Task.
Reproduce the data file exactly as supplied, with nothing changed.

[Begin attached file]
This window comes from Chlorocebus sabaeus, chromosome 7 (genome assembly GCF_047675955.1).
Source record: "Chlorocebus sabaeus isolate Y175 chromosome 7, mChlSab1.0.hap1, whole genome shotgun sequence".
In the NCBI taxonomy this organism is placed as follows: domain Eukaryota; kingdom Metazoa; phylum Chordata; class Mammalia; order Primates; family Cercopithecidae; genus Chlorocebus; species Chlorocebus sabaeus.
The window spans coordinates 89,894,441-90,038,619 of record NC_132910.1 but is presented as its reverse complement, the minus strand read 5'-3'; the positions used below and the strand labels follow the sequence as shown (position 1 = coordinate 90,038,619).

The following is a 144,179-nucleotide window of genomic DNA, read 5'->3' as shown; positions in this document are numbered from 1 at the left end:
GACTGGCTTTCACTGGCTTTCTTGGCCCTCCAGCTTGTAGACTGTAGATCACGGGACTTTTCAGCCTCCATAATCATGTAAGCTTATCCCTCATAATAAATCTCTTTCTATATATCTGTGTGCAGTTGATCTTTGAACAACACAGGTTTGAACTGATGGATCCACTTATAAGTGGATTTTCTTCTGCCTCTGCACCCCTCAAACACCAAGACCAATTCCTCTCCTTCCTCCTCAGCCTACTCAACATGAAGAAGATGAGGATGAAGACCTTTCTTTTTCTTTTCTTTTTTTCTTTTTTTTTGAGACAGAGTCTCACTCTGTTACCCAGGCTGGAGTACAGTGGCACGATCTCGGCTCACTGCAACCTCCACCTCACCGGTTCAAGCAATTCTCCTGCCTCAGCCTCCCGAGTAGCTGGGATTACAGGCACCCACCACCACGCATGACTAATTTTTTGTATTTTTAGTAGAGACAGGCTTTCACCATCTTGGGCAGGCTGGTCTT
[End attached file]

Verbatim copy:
This window comes from Chlorocebus sabaeus, chromosome 7 (genome assembly GCF_047675955.1).
Source record: "Chlorocebus sabaeus isolate Y175 chromosome 7, mChlSab1.0.hap1, whole genome shotgun sequence".
In the NCBI taxonomy this organism is placed as follows: domain Eukaryota; kingdom Metazoa; phylum Chordata; class Mammalia; order Primates; family Cercopithecidae; genus Chlorocebus; species Chlorocebus sabaeus.
The window spans coordinates 89,894,441-90,038,619 of record NC_132910.1 but is presented as its reverse complement, the minus strand read 5'-3'; the positions used below and the strand labels follow the sequence as shown (position 1 = coordinate 90,038,619).

The following is a 144,179-nucleotide window of genomic DNA, read 5'->3' as shown; positions in this document are numbered from 1 at the left end:
GACTGGCTTTCACTGGCTTTCTTGGCCCTCCAGCTTGTAGACTGTAGATCACGGGACTTTTCAGCCTCCATAATCATGTAAGCTTATCCCTCATAATAAATCTCTTTCTATATATCTGTGTGCAGTTGATCTTTGAACAACACAGGTTTGAACTGATGGATCCACTTATAAGTGGATTTTCTTCTGCCTCTGCACCCCTCAAACACCAAGACCAATTCCTCTCCTTCCTCCTCAGCCTACTCAACATGAAGAAGATGAGGATGAAGACCTTTCTTTTTCTTTTCTTTTTTTCTTTTTTTTTGAGACAGAGTCTCACTCTGTTACCCAGGCTGGAGTACAGTGGCACGATCTCGGCTCACTGCAACCTCCACCTCACCGGTTCAAGCAATTCTCCTGCCTCAGCCTCCCGAGTAGCTGGGATTACAGGCACCCACCACCACGCATGACTAATTTTTTGTATTTTTAGTAGAGACAGGCTTTCACCATCTTGGGCAGGCTGGTCTT